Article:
The late novelist George Moore often portrayed clerical themes in Irish life – generally with a good deal of irony. In A Story-Teller’s Holiday, he entertains his readers with a medieval folktale about temptation in a lively nunnery.

A very determined Mother Abbess, with a supporting cast of younger nuns, insists on helping an unsuspecting young travelling monk (Marban) to secure a future place in heaven. How? The sisters take turns sleeping next to young Marban as temptingly as they can manage. They do so purely for his spiritual wellbeing, of course.

Marban confesses to the Mother Abbess that the monastery he hails from has no nunnery closer than twenty miles away. The stunned Mother Abbess asks, “How do you be getting your temptation?”

Marban explains that sticking yourself in the way of temptations so that you’d get a prize for standing out against them used to be practised in his monastery in the Pyrenees long ago. Yet the Church had banned it. It seems lots of folk hadn’t been able to shove back the temptation quick enough to save their souls from danger.

The Abbess’s logic

The Mother Abbess scoffs,

Is there to be no thought for the ones that be striving to get a place up in heaven and they not having any longer the ways and means, temptation having been forbidden by the Church? ‘Tis a poor thing, I say, and a hard thing when the strongest are held back by the weakest, and the fine places in heaven are empty, there being no person to win them. … Our work in the world is the overcoming of the devil, and if we aren’t at it all our lives, what chance is there for us to get a place in heaven at all, to say nothing of a fine easy one?

George Moore, A Story-Teller’s Holiday, Liveright Publishing Corporation, New York, 1929, pp.102-103

In Moore’s bawdy tale, a parade of evermore enticing (and younger) nuns endeavour to inflame the passions of the uneasy Marban. The story turns tragic after young Marban falls in love with the final nun. The lovers leave the monastery together. The story ends just before they are apparently to be eaten by wolves. Moore’s narrator hypothesises that “an ecclesiastic unleashed the wolves” because “it would never do to allow a pair of lovers to go away to the Pyrenees to live happily in broken vows.” (p. 142)

Echo of an older sacrament?

Scholars report that the early Christian tradition of syneisaktism (sacred marriage) lingered on in Ireland long after the Church attempted to ban its apparent remnants, generally known by their labels of “agapetae” and “subintroductae”. (The formal suppression began at the Council of Elvira in the early fourth century.) For more, see Agapetae or Subintroductae.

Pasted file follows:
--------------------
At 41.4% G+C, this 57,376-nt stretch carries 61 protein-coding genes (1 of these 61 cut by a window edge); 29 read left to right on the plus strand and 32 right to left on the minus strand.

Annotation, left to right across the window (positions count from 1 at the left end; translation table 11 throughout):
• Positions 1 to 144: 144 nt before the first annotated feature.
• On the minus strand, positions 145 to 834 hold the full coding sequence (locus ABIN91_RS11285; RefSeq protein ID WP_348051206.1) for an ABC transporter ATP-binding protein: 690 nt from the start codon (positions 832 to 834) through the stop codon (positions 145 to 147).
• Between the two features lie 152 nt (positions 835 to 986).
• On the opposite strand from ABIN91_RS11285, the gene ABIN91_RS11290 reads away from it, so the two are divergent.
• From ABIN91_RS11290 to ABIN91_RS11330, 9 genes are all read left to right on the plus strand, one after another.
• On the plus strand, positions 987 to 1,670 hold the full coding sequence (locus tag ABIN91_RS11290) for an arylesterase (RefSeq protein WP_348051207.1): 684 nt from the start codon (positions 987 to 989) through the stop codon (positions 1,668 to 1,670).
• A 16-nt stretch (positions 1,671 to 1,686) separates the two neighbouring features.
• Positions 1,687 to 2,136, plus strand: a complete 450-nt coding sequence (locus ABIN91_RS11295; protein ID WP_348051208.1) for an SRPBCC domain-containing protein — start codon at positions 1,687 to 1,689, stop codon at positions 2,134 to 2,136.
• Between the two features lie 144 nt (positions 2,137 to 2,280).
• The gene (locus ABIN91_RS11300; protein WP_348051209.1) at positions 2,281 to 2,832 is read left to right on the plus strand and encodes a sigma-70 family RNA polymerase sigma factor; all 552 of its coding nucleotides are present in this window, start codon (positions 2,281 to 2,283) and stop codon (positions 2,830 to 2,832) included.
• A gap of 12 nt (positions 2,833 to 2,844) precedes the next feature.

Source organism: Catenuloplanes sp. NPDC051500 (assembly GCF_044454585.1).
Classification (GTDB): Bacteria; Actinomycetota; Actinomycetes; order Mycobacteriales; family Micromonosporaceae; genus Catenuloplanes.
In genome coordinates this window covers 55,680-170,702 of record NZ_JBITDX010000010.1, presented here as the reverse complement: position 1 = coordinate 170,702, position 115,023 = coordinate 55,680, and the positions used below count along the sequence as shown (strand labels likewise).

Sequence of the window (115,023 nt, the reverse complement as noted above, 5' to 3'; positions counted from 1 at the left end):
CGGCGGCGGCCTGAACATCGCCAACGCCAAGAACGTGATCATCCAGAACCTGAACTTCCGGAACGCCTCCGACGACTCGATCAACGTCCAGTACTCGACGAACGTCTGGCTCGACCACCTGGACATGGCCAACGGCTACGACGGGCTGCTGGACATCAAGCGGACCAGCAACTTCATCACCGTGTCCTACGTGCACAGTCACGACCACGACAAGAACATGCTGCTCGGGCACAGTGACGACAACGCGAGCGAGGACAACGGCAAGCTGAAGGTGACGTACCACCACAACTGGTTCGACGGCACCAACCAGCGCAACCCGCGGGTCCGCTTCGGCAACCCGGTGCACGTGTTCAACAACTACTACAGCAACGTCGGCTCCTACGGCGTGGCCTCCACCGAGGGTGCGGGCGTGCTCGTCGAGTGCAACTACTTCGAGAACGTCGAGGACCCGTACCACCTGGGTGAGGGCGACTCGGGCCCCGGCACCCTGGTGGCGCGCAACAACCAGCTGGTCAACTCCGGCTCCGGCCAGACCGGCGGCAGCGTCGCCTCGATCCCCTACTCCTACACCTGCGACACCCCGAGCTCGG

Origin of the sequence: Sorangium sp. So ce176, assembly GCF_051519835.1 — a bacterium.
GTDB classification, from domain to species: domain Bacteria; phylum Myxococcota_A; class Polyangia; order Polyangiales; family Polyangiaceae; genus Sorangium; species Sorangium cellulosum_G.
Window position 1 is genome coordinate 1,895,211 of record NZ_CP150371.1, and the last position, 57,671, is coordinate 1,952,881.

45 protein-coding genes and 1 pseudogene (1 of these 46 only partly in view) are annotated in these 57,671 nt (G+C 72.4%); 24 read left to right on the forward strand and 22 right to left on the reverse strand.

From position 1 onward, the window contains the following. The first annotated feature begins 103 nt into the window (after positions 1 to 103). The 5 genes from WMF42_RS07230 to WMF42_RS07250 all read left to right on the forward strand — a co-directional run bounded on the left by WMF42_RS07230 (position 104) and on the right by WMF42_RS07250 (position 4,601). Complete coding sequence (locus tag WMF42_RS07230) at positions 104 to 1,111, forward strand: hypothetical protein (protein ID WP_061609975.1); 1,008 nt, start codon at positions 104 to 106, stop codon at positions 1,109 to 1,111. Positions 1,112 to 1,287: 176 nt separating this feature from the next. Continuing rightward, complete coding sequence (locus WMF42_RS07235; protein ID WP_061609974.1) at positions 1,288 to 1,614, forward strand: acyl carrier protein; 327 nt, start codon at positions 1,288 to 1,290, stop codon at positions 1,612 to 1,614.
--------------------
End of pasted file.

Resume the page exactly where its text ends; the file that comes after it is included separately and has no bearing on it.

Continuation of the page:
Interestingly, at its heart, syneisaktism may have differed radically from the understanding of the Mother Abbess (and the Council). Syneisaktism arguably furnished a way for early Christian couples to use their sexual continence within an ongoing relationship synergistically, to overcome lustful cravings with a view to heightening spiritual awareness. (Somewhat like choosing to replace fast foods with whole foods to reduce cravings over time.) In fact it is entirely possible that syneisaktism originally arose from the same early Christian roots as the “Sacrament of the Bridal Chamber”. The latter appears in some ancient gospels unearthed less than a century ago (more in a moment).

In contrast, the Mother Abbess clearly assumes that her variation of the tradition calls for inflaming passions. (And the Council mentioned above apparently assumed that there was no way around the resulting steamy encounters…and inevitable scandal.) The key point is that the original strategy (syneisaktism) may have soothed passions, much as bonding behaviours do when used judiciously. In contrast, the adulterated version practiced by the Abbess deliberately heightened passions, partly by employing novel partners (the parade of nuns).

Collateral damage

The Mother Abbess sought to give clerics opportunities “to conquer themselves” during brief encounters. Yet this altered strategy also alienated men and women. It subtly persuaded them that they risked eternal punishment when they engaged in intimacy.

This is unfortunate. By carefully working together toward a common end employing some variation of the less challenging agapetae approach, couples could have benefited each other, eased their cravings, and come closer to their spiritual goal of improved spiritual clarity.

Again, it appears that the practice of overcoming lust by means of sexual continence within committed relationships may have been widespread among early Christians. As noted, the ancient gospels found at Nag Hammadi in the mid-20th century speak of a “Sacrament of the Bridal Chamber”. The Gospel of Philip suggests this sacrament allows couples to overcome lust.

Is Moore’s folktale about Irish nuns an artifact, however skewed, from very early in Christianity’s history? Loosely related versions of the practice, an apparent relative of syneisaktism, certainly lingered for centuries throughout Christendom.

One can’t help wondering whether even this bastardised practice hung on in Ireland and elsewhere in part because it offered monks and nuns the benefits of mutual comfort. Did it produce feelings of wholeness, or possibly even “holiness”, among clergy who engaged in it without mishap?

In many traditions, both throughout the centuries and today, adventurous lovers report these very benefits.

Of possible interest:

Catholic hierarchy meets Synergy